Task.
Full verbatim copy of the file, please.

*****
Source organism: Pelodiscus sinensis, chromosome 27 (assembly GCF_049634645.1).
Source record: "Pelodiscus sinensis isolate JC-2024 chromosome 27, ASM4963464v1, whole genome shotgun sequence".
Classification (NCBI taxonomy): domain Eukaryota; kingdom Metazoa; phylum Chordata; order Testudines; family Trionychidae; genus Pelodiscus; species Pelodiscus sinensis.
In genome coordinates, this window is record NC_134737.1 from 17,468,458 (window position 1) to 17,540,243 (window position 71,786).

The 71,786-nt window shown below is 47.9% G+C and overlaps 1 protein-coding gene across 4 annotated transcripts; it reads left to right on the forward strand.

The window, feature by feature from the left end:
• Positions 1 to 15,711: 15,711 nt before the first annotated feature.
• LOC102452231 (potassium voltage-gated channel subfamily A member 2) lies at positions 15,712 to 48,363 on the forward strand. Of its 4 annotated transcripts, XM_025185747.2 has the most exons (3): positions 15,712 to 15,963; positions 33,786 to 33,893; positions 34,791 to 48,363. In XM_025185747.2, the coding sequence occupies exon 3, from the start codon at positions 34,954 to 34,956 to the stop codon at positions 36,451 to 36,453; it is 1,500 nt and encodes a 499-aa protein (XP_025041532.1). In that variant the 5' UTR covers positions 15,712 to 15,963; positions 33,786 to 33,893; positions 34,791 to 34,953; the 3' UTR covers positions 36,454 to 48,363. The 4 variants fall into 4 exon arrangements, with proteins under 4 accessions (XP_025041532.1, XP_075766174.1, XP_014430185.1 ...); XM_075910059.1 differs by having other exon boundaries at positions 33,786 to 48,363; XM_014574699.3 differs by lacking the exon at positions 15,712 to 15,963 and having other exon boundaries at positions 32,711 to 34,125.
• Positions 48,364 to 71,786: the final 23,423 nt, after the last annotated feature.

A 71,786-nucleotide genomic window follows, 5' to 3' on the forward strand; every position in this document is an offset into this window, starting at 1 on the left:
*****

Source organism: Pelodiscus sinensis, chromosome 27 (assembly GCF_049634645.1).
Source record: "Pelodiscus sinensis isolate JC-2024 chromosome 27, ASM4963464v1, whole genome shotgun sequence".
Classification (NCBI taxonomy): domain Eukaryota; kingdom Metazoa; phylum Chordata; order Testudines; family Trionychidae; genus Pelodiscus; species Pelodiscus sinensis.
In genome coordinates, this window is record NC_134737.1 from 17,468,458 (window position 1) to 17,540,243 (window position 71,786).

The 71,786-nt window shown below is 47.9% G+C and overlaps 1 protein-coding gene across 4 annotated transcripts; it reads left to right on the forward strand.

The window, feature by feature from the left end:
• Positions 1 to 15,711: 15,711 nt before the first annotated feature.
• LOC102452231 (potassium voltage-gated channel subfamily A member 2) lies at positions 15,712 to 48,363 on the forward strand. Of its 4 annotated transcripts, XM_025185747.2 has the most exons (3): positions 15,712 to 15,963; positions 33,786 to 33,893; positions 34,791 to 48,363. In XM_025185747.2, the coding sequence occupies exon 3, from the start codon at positions 34,954 to 34,956 to the stop codon at positions 36,451 to 36,453; it is 1,500 nt and encodes a 499-aa protein (XP_025041532.1). In that variant the 5' UTR covers positions 15,712 to 15,963; positions 33,786 to 33,893; positions 34,791 to 34,953; the 3' UTR covers positions 36,454 to 48,363. The 4 variants fall into 4 exon arrangements, with proteins under 4 accessions (XP_025041532.1, XP_075766174.1, XP_014430185.1 ...); XM_075910059.1 differs by having other exon boundaries at positions 33,786 to 48,363; XM_014574699.3 differs by lacking the exon at positions 15,712 to 15,963 and having other exon boundaries at positions 32,711 to 34,125.
• Positions 48,364 to 71,786: the final 23,423 nt, after the last annotated feature.

A 71,786-nucleotide genomic window follows, 5' to 3' on the forward strand; every position in this document is an offset into this window, starting at 1 on the left: